Use digital technology to enable automated, instant communications, like chatbots. Allow patients to find answers to questions like “ What's my balance? Has my insurance paid? Can I set up a payment plan? What are my options?" on their own time.
Deliver affordable solutions like payment plan offers to combat cost. If a patient can afford $100 on a $1,000 balance, don't send them a bill for $1,000. This slows down payment and creates an unsatisfying financial situation. Instead, automatically send them a payment plan for $100 a month over the next ten months and let them get actionable on their healthcare expenses from the beginning.

LifeBridge Health: Insights into hospital bad debt reduction

LifeBridge Health is an integrated delivery network located in and around Baltimore with five acute care hospitals, and over 1,900 beds. With a medical group practice of over 960 providers across 175 locations, LifeBridge is a large system.

When it comes to the patient’s financial experience, size can breed complexity. When LifeBridge started their digital transformation journey, they had eight different telephone numbers from which patients could call about their bill, whether it was to make a payment, set up a payment plan, or ask questions. Compounding the confusion, agents taking the calls were often in different locations throughout the system, causing variability in training and messaging.

Affordability and ease of payment was also an issue as there were multiple online portals, which caused additional confusion, and payment plans were only extended up to 12 months with patients having to go through an application and approval process.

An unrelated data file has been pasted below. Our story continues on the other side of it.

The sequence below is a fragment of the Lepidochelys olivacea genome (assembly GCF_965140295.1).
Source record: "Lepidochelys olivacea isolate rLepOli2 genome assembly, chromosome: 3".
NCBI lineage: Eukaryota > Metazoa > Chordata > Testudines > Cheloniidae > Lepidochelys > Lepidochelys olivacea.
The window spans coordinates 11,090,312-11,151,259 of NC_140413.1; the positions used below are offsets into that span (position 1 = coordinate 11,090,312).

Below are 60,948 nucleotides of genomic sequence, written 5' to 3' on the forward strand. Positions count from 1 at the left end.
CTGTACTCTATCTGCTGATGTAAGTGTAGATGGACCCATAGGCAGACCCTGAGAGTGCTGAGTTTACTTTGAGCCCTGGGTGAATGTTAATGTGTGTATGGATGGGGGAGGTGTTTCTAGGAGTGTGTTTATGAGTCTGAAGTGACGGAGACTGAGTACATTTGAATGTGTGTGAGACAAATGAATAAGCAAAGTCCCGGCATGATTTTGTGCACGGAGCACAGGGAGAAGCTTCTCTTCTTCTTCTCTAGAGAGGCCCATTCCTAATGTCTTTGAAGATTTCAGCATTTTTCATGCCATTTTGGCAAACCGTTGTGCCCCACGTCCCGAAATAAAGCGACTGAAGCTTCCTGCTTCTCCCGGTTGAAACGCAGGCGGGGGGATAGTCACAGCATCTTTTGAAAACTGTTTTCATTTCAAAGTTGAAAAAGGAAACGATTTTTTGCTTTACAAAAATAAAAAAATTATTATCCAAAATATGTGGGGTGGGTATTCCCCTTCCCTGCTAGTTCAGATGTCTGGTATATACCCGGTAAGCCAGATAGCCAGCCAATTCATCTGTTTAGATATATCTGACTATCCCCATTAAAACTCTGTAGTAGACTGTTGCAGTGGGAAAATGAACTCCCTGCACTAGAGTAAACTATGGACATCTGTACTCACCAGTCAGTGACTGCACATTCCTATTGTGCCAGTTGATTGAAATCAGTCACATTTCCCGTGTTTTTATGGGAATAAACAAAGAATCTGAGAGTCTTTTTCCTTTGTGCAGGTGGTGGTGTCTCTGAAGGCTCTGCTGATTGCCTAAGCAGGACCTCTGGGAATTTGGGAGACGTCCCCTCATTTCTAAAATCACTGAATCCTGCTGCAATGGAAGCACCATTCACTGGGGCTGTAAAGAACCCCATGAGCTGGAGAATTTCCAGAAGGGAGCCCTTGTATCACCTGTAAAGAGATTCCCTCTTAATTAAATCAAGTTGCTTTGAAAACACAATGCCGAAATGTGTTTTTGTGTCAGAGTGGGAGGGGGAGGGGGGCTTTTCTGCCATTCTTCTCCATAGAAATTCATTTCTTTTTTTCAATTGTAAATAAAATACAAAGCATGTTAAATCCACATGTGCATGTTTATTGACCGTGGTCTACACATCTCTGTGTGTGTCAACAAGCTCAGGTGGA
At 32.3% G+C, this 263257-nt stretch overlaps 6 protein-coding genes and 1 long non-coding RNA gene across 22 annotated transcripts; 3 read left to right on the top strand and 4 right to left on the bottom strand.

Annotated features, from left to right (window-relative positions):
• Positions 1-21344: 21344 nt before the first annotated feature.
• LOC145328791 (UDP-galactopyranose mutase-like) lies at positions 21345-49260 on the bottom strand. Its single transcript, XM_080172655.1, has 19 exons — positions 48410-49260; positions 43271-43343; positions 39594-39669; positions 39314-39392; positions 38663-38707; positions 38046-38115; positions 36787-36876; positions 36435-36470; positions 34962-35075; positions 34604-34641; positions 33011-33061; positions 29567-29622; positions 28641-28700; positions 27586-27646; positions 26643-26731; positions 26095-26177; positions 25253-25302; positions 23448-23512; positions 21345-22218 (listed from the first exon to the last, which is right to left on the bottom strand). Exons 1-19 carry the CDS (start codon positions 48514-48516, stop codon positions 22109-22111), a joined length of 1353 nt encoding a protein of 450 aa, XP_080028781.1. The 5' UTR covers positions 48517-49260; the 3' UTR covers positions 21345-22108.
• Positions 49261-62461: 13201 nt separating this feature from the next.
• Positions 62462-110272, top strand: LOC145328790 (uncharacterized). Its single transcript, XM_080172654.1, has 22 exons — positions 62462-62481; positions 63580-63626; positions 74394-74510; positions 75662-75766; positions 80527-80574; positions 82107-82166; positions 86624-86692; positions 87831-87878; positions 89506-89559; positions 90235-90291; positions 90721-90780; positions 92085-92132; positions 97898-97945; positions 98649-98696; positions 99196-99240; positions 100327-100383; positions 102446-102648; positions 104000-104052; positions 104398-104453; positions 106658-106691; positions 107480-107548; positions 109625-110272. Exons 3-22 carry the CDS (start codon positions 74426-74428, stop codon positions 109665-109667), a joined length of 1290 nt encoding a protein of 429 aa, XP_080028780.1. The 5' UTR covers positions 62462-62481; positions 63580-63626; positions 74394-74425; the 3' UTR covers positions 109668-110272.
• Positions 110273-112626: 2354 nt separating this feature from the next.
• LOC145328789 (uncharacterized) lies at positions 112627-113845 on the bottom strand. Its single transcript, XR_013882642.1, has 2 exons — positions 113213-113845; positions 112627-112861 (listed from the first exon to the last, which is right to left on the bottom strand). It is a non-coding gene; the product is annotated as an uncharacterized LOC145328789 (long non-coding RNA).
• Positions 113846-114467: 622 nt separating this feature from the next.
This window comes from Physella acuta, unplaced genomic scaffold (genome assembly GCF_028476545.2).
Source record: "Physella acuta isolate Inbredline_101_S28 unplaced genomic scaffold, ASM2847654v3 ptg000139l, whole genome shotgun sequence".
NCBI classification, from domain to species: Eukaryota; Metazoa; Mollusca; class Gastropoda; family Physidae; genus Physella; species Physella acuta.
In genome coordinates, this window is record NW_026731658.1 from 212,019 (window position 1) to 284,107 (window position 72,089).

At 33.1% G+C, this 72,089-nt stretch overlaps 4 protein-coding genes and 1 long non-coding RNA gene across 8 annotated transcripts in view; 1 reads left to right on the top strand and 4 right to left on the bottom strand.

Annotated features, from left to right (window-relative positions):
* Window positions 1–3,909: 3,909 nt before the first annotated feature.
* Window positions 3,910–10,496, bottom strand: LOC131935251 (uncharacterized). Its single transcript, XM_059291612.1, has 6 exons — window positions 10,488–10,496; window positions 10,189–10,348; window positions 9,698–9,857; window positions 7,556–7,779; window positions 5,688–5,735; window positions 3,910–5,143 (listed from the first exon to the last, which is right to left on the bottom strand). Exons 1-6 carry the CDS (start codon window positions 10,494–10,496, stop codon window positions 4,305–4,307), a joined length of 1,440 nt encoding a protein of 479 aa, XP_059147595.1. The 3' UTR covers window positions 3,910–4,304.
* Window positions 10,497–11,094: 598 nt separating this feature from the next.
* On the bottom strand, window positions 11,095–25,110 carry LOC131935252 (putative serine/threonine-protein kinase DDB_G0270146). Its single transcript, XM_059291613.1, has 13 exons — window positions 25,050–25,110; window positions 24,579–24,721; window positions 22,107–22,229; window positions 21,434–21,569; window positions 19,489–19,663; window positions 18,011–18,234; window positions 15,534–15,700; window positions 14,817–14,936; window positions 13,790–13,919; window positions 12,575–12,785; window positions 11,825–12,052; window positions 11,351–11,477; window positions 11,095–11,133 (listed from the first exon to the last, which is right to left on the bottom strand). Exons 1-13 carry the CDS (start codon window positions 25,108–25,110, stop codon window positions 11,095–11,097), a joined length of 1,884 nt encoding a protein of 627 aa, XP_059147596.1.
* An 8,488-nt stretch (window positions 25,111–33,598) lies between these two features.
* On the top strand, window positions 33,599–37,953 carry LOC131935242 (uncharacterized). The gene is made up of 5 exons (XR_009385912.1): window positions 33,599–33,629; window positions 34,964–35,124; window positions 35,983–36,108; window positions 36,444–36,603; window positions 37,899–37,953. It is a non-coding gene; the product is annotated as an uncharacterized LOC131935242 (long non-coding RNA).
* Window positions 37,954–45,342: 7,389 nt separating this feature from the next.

LifeBridge Health solved these challenges by implementing more digital solutions to encourage self-service, increase affordability, and provide the information patients needed to make financial decisions instantly. Their digital transformation included:

  1. Using data-driven, machine learning protocols to expand their payment plan terms, going beyond 12 months, up to 60 months interest free without application or approval.
  2. Offering a singular digital platform by which patients can pay their bills, self-selecting the payment option or payment plan that best fits their financial condition.
  3. Introducing 24/7 telephony, so patients can not only go online and pay, but they can call in and pay via their outstanding balance in an automated way.
  4. Offering consolidated statements to reduce billing confusion.

Implementing these changes allowed LifeBridge Health to consolidate their call centers and reduce early out vendors to create less confusion around billing outreach and saving them over $1million dollars annually.

From consolidating their call centers to revamping their statements, to offering better online options to settle balances, LifeBridge Health built a new financial experience aimed at consumerism and powered by digital.

“Not only are we addressing the patient experience and improving that, but what we've learned is that if we provide patients with more options in a friendly manner patients have a likelihood to pay. It continues to be a return on investment...From a digital payment standpoint, we saw an increase in payments just on the hospital side alone, over $7 million in additional patient payments. We also saw a 19.6% decrease in bad debt expense.That is about $10 million annual expense on the hospital side.”- Joe Koons, Vice President of Revenue Cycle, LifeBridge Health.

To learn more about LifeBridge Health’s success with Flywire, check out our LifeBridge Health page, with additional resources that cover every aspect of their transformation journey.